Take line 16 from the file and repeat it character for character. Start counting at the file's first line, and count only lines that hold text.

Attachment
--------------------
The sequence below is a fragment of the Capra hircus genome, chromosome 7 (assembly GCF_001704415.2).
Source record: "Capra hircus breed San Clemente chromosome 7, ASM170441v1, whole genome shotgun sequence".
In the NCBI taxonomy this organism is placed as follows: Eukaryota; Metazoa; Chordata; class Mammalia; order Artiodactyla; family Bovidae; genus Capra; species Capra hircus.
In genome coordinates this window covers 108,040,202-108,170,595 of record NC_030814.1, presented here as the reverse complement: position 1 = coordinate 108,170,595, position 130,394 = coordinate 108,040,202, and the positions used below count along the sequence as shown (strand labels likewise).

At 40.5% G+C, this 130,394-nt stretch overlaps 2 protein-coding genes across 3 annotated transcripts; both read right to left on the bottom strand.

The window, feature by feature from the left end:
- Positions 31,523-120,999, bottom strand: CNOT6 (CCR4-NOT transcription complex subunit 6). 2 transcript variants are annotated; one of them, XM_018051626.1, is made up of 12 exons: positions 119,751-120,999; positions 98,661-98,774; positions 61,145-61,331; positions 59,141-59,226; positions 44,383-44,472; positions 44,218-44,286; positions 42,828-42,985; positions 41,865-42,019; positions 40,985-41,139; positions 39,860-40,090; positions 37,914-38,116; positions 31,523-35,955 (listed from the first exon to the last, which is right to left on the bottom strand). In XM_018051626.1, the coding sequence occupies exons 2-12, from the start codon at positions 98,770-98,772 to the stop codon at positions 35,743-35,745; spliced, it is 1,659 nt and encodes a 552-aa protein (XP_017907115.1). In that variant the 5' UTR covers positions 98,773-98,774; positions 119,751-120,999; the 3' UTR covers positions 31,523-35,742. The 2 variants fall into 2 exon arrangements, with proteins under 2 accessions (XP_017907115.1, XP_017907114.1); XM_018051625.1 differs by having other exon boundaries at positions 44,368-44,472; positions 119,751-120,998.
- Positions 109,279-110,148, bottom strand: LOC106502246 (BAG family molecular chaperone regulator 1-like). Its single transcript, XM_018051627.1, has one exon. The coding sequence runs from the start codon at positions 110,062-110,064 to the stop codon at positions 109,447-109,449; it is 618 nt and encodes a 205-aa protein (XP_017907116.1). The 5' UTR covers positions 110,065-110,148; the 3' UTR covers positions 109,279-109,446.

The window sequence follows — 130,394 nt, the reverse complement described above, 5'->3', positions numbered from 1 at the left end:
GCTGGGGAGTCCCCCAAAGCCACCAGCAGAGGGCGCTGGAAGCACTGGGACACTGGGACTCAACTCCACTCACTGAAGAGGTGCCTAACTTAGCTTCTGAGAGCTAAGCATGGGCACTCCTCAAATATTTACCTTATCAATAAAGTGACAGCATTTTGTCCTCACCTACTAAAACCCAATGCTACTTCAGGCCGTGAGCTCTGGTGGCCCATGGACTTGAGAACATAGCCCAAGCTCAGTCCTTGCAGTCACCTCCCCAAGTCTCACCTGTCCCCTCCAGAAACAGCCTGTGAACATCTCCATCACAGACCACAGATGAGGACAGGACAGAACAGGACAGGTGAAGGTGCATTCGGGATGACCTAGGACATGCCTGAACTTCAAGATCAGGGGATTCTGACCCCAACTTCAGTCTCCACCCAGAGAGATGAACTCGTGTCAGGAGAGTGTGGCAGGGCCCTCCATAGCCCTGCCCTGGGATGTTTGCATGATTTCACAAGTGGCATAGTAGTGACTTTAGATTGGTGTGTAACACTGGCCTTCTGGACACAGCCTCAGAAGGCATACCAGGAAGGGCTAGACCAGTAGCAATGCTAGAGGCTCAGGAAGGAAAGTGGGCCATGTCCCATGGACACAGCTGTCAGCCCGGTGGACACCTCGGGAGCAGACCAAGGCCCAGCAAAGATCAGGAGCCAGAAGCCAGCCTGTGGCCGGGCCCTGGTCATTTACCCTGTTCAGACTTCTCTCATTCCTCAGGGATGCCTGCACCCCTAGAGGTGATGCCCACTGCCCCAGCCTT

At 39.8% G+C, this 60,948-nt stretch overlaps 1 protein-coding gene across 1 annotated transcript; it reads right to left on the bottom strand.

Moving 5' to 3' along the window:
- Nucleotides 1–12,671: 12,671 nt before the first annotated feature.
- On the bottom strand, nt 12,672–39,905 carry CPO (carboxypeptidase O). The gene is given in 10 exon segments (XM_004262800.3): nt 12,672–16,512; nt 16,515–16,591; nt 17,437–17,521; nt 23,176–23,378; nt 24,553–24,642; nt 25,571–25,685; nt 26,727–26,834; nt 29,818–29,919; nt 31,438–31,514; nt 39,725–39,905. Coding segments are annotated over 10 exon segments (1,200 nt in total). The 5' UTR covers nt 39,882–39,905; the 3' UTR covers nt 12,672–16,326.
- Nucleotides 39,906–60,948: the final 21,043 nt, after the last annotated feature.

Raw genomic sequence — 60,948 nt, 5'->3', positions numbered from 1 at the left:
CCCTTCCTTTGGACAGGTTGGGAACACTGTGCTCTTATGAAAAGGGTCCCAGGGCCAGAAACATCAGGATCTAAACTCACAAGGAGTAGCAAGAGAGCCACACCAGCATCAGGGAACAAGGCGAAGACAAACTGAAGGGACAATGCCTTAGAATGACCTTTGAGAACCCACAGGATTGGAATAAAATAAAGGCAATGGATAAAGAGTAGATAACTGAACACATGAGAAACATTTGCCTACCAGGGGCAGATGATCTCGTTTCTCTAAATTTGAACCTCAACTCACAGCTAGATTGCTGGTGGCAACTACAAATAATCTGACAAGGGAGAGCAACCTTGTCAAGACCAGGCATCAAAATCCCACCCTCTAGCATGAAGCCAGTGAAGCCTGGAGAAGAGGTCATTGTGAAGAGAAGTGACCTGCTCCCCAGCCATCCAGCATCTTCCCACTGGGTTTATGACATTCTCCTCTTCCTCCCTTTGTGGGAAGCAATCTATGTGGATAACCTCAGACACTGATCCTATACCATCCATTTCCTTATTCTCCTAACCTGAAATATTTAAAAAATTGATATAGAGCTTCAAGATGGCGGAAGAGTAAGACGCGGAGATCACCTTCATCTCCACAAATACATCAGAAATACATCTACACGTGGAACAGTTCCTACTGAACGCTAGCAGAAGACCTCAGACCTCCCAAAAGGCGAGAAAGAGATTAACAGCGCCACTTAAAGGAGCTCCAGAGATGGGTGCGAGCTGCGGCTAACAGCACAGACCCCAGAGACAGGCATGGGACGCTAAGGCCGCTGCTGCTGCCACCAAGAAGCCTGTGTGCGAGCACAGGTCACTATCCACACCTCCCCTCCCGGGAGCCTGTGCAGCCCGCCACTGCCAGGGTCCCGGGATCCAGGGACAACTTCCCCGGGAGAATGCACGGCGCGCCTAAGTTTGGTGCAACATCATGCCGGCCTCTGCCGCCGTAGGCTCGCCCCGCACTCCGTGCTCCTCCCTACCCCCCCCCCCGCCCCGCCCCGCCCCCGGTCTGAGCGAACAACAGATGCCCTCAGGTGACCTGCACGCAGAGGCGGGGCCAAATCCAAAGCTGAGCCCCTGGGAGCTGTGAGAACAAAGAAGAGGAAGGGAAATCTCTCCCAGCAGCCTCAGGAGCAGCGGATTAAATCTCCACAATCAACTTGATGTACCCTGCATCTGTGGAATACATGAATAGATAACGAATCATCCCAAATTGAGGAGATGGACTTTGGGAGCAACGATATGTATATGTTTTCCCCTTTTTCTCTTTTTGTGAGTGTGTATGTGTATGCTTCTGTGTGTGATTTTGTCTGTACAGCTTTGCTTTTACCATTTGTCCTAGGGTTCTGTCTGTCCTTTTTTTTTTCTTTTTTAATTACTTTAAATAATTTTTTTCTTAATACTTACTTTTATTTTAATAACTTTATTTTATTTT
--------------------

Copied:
Raw genomic sequence — 60,948 nt, 5'->3', positions numbered from 1 at the left: